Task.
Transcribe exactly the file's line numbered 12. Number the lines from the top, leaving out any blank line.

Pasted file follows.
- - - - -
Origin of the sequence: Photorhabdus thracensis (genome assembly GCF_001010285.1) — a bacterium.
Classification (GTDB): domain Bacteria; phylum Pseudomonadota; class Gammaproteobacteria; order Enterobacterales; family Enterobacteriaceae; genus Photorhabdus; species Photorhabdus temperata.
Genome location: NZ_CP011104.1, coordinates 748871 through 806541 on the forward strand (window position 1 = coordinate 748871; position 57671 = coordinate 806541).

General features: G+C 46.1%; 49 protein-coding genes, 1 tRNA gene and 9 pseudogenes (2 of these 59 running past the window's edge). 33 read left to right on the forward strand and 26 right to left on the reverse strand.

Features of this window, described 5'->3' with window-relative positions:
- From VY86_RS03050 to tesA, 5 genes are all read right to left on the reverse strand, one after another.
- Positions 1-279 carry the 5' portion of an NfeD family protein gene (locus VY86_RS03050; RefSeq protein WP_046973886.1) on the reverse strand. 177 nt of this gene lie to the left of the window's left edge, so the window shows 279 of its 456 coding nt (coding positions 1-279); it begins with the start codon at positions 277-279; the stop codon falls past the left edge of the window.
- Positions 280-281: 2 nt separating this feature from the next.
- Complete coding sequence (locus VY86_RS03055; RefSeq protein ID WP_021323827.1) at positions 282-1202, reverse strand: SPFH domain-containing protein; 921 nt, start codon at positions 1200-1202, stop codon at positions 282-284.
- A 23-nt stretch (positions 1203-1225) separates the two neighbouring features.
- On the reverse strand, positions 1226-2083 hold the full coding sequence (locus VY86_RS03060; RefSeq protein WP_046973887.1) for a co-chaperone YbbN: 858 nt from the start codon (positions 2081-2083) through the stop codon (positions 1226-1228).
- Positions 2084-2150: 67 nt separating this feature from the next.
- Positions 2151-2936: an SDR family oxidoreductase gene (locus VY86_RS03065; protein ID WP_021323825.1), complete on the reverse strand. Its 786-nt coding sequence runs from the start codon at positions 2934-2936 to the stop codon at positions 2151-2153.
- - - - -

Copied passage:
- Positions 2084-2150: 67 nt separating this feature from the next.